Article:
As the nation marks the birthday of Martin Luther King Jr. on Monday, the future of civil rights in this country will soon rest in the hands of a new president and in large part his attorney general, who must champion the rights of all Americans. President-elect Donald Trump’s choice for that job, Sen. Jeff Sessions, R-Ala., is a troubling one on that score. While Sessions’ confirmation seems almost inevitable after a polished performance before the Senate Judiciary Committee last week, the nominee’s encouraging promises cannot erase his often hostile record on civil rights, nor grave concerns about whether he will rise to the toughest challenges of the job. At times in the recent past, Sessions’ initial instincts have been the opposite of what one would seek in the nation’s chief law enforcement officer. Asked in October about Trump’s remarks that he could grab women by their genitals, Sessions said it would be “a stretch” to “characterize that as sexual assault.” In 2015, he decried the Supreme Court ruling granting same-sex couples the right to marry, while two years earlier he celebrated the Supreme Court ruling obliterating the central enforcement tool in the Voting Rights Act.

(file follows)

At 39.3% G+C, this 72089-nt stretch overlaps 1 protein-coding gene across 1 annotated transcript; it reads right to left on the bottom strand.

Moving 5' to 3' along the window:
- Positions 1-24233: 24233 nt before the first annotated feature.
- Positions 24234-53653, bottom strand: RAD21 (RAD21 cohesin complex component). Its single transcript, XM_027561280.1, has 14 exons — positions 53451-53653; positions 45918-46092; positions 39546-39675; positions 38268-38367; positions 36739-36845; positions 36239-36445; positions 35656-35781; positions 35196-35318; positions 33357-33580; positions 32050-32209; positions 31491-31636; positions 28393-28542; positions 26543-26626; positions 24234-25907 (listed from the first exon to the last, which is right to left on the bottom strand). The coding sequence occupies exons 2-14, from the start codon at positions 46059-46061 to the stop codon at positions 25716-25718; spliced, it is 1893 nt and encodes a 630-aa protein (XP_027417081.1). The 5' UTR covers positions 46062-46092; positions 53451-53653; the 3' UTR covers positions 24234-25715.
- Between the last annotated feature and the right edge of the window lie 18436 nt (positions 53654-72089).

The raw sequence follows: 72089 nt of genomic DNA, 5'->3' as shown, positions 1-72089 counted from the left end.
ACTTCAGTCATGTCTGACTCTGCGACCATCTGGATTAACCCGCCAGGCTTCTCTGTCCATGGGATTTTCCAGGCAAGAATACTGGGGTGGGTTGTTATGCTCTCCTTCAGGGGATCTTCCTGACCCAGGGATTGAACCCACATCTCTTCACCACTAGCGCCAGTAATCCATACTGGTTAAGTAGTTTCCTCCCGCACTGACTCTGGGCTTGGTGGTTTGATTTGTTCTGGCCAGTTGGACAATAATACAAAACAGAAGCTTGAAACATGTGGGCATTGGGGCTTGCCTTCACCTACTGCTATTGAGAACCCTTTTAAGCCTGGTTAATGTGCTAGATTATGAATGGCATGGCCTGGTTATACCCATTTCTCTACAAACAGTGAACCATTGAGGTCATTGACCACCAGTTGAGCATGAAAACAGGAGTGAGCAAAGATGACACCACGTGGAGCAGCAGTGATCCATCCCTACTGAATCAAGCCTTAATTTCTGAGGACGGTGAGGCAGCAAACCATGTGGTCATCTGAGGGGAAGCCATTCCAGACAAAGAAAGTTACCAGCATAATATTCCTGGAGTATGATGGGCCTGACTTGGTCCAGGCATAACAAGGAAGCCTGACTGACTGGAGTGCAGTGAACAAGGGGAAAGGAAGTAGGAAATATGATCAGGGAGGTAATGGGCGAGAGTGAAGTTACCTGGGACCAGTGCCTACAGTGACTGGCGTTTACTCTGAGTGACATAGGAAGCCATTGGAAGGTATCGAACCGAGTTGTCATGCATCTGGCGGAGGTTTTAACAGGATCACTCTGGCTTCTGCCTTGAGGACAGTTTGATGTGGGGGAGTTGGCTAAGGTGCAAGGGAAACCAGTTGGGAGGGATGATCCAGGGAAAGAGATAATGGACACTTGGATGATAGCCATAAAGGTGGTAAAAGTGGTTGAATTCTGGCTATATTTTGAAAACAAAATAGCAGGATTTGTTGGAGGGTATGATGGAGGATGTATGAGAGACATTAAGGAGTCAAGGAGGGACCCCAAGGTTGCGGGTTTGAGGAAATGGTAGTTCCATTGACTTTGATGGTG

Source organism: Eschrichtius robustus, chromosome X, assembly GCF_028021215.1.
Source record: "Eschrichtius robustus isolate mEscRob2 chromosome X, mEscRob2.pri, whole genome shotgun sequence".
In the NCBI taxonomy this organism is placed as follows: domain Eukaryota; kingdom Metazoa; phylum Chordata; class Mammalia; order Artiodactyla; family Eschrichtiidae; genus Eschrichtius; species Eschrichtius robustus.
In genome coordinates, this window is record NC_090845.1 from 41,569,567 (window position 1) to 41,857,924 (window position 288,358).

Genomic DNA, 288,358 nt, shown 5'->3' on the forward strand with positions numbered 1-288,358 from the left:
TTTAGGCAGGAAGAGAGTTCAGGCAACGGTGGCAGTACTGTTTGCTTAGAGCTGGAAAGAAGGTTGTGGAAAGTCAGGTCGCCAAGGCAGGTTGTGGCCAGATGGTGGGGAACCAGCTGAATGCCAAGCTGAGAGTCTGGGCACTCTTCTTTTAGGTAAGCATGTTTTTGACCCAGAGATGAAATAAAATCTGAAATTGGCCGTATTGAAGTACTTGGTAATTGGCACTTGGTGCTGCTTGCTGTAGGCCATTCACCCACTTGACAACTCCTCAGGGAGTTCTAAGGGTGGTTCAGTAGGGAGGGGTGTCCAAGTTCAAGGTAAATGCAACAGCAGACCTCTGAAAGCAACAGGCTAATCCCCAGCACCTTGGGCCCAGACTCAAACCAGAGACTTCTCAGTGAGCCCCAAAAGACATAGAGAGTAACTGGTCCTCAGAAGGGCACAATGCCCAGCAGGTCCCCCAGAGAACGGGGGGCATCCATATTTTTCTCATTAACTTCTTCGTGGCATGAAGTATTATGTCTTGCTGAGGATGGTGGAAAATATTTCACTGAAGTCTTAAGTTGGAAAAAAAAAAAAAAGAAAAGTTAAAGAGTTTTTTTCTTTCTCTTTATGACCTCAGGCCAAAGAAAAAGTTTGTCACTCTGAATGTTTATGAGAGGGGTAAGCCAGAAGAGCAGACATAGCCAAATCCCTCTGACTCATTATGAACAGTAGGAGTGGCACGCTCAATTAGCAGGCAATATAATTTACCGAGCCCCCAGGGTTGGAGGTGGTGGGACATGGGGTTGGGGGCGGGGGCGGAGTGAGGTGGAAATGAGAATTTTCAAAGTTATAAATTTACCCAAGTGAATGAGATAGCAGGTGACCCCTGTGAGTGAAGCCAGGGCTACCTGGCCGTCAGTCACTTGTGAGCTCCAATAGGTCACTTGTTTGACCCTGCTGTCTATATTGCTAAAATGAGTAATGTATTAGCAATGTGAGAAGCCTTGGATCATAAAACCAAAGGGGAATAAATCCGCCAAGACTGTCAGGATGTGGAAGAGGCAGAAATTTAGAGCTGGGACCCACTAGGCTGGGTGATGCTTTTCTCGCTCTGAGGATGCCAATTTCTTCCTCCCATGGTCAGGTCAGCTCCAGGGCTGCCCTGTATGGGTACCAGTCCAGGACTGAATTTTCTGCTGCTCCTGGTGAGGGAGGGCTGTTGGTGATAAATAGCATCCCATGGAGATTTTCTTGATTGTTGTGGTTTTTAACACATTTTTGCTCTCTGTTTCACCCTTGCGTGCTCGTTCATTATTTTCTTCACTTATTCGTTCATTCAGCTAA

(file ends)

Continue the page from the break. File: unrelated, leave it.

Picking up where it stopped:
At the hearing, Sessions proclaimed he would uphold laws, even ones with which he disagrees. And he reversed himself on his earlier sexual assault comments. But it is not enough for an attorney general to be a sometimes skeptical upholder of the law. The attorney general must be a champion of the rights of Americans, particularly those who — because of religion, race, gender or ethnicity — may find themselves under attack.
… Attorneys general are at critical times called upon to rein in the president who nominated them when that president veers from the law. Sessions vowed to do so when necessary, but it’s worth asking when Sessions might think it necessary. He was one of Trump’s earliest supporters while Trump was sanctioning torture and vowing to ban Muslim immigrants. Sessions testified he opposes a ban on Muslim immigration based solely on religion, but not enough to have backed away from Trump when it might have mattered during the campaign.
Full Article: Jeff Sessions and Martin Luther King: Our view.